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Activist, former WCT employee John Pennycuff dies
Visitation, Thursday, Feb. 2, 3-9 pm, Jaeger Funeral Home
by Tracy Baim, Windy City Times

This article shared 12790 times since Sun Jan 29, 2012
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He was a gentle giant, a white man who crossed racial, geographic, ethnic and gender boundaries to help build a Chicago community for all LGBTs. John Pennycuff, 47, died Jan. 29 after a two-month illness.

Pennycuff's husband, Robert Castillo, was both his partner in life and his partner in hundreds of protests, starting soon after the couple met at a health club March 19, 1991. They would have marked 21 years together next month. Castillo is joined in his grief by hundreds of friends, colleague and family members.

There will be a one-day visitation, Thursday, Feb. 2, 3-9 pm, Jaeger Funeral Home, 3526 N. Cicero, 773-545-1320. Donations to the costs of the funeral would be appreciated. Please email for details on where to send donations.

In a 2007 video interview for, Pennycuff was asked what he felt his legacy would be. "I did what I could with what I had," he wrote. "Getting married was a high point of our lives!!" He said defining moments in his life, in addition to getting married, were "taking Robert to my family reunion, coming out to my family" and having a long-term relationship.

Most people expressed shock and great sadness at the loss of Pennycuff, 6'2" with blue eyes, a warm smile, big laugh, and always a strong commitment to the rights of all people.

Pennycuff served for many years on the Chicago Commission on Human Relations Mayor's Advisory Council on LGBT Issues, was a member of Queer Nation Chicago, was office manager of Windy City Media Group ( publishers of Windy City Times ) for several years, had worked for the Logan Square Chamber of Commerce and for 35th Ward Ald. Rey Colon. He was also a volunteer in ACT UP, the Emergency Clinic Defense Coalition, Equal Marriage NOW, the Coalition Against Bashing, and many other groups. He donated to many organizations and political campaigns.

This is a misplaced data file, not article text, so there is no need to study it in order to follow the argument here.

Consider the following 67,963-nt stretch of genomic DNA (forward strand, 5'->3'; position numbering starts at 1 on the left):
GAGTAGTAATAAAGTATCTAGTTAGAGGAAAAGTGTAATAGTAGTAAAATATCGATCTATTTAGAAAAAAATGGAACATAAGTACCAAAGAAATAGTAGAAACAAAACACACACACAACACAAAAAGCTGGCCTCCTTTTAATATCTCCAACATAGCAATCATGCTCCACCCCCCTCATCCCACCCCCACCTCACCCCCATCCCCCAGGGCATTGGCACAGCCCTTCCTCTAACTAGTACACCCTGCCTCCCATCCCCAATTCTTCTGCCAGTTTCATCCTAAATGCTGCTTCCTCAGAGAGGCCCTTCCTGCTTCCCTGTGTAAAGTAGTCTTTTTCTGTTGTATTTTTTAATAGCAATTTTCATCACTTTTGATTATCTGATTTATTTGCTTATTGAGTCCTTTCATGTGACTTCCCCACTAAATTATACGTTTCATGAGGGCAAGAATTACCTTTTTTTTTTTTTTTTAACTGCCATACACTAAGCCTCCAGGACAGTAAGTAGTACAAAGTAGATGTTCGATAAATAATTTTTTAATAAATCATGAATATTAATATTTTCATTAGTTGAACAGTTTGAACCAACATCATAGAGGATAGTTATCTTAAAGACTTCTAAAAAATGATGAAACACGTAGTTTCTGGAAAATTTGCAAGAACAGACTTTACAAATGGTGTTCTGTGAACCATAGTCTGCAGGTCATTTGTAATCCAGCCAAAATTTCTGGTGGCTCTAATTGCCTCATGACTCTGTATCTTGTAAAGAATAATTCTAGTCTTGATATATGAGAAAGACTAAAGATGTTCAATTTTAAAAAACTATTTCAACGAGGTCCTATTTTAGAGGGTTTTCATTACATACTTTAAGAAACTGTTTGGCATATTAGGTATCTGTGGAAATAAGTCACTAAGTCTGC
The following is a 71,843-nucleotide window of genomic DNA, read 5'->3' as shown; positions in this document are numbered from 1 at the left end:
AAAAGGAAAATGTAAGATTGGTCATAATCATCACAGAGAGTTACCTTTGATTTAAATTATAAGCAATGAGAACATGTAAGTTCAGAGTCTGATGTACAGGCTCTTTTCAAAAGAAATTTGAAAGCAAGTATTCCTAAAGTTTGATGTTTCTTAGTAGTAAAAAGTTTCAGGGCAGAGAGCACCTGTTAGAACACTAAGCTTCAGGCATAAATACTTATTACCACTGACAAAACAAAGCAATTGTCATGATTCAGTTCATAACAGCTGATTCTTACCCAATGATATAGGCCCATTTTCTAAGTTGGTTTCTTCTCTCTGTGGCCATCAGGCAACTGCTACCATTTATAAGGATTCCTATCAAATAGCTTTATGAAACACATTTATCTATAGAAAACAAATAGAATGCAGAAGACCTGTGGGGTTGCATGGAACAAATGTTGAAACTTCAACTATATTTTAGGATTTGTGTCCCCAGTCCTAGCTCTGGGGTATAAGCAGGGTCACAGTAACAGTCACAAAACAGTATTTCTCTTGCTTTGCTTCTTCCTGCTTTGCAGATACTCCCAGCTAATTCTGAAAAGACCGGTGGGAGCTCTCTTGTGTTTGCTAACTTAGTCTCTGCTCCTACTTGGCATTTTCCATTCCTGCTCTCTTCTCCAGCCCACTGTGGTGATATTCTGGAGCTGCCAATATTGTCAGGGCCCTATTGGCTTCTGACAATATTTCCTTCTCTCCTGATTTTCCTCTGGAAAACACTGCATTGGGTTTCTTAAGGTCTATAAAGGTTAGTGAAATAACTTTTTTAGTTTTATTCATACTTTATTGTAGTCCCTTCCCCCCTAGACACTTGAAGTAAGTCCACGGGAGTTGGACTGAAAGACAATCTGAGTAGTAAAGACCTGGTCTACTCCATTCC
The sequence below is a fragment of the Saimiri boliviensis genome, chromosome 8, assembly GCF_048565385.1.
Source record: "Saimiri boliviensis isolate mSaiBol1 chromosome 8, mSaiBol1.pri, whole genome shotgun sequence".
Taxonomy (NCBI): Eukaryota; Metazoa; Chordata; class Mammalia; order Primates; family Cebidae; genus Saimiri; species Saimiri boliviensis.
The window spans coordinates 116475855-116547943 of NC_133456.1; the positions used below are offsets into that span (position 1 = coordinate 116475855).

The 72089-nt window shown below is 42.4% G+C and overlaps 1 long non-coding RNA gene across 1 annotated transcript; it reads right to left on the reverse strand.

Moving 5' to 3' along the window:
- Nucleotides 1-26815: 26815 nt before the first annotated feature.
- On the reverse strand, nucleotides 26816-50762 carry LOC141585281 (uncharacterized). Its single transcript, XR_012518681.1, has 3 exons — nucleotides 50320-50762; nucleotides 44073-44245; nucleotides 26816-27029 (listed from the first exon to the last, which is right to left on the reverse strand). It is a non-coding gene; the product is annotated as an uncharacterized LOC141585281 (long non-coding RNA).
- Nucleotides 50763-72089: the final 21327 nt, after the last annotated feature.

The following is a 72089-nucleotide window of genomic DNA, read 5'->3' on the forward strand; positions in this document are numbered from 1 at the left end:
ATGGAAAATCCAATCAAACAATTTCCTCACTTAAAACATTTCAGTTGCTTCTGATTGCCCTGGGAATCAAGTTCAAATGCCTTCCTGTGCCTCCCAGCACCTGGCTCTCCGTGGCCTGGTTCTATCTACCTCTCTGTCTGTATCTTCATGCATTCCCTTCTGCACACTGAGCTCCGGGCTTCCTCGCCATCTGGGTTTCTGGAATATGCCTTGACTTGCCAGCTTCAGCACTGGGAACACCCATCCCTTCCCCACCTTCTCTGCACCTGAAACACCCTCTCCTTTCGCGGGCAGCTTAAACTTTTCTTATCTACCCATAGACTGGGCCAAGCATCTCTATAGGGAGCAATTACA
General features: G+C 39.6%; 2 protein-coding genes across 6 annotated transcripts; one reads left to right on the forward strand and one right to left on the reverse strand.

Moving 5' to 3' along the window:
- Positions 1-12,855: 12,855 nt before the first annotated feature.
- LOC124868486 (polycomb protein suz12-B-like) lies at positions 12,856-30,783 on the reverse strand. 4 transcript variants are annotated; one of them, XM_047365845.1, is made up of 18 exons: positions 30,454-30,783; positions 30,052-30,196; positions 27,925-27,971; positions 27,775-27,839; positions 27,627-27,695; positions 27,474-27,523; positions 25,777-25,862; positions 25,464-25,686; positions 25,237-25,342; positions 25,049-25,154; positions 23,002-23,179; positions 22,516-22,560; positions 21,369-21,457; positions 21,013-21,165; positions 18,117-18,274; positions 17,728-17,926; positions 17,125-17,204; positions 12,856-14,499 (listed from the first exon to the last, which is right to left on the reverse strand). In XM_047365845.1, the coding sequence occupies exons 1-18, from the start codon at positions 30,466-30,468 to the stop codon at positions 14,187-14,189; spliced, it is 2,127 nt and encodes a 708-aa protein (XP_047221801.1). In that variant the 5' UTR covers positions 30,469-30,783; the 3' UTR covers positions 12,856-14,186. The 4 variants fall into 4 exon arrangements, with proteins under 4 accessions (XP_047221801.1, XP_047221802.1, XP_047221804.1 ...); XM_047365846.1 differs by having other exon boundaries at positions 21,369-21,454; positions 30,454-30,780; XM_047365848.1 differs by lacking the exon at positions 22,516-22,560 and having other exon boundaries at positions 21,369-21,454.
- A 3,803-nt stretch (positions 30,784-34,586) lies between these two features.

In 2003, Pennycuff was inducted into the Chicago Gay and Lesbian Hall of Fame. He used the occasion to hijack the microphone and push for a $1 million increase in city HIV/AIDS funding. Prior to the induction, he had also protested the event—a rare "triple" in activism: protesting outside, speaking out inside, and shaking the mayor's hand as he received his crystal award.

In front of Mayor Richard Daley, Pennycuff stated: "Last Wednesday, the Mayor released his proposed budget for 2004. It was at that time that many of us were shocked to learn that, despite intense lobbying by AIDS advocates for a $1 million increase in HIV-prevention funds, the city was proposing an increase of a mere $100,000. I'm here tonight to give you several reasons why $100,000 is not enough!!" He listed several points, including that more than 11,000 people in Chicago had died of AIDS. And because African Americans alone account for 65% of recently diagnosed adult AIDS cases and 61% of recently diagnosed adult HIV cases.

The couple also pushed hard for transgender inclusion in city and county laws. For one of Mayor Daley's Pride Receptions they made and handed out 500 buttons stating "I support the Gender Identity Amendment." Their years-long efforts paid off. In November, 2002, the City Council added gender-identity protections to the city's Human Rights and Fair Housing ordinances. As Windy City Times reported at the time: "Members of It's Time, Illinois ( now the Illinois Gender Advocates ) , Equality Illinois, and ACGLI all attended the City Council vote. IGA had worked on the measure for seven years. ACGLI's Robert Castillo was particularly pointed out for his work on the measure. Castillo and his partner John Pennycuff were constant advocates for the amendment."

From 1992-2000, as a member of Queer Nation/Chicago, Pennycuff helped to organize anti-violence marches, lobbied for the Cook County Human Rights Ordinance, and marched with gay contingents in Chicago's downtown St. Patrick's Day Parade. He also lobbied for increased housing for people with HIV/AIDS. He showed up to support African American LGBTs marching in the South Side Bud Billiken Parade.

Pennycuff and Castillo were nearly inseparable, often holding up opposite sides of Queer Nation and other banners.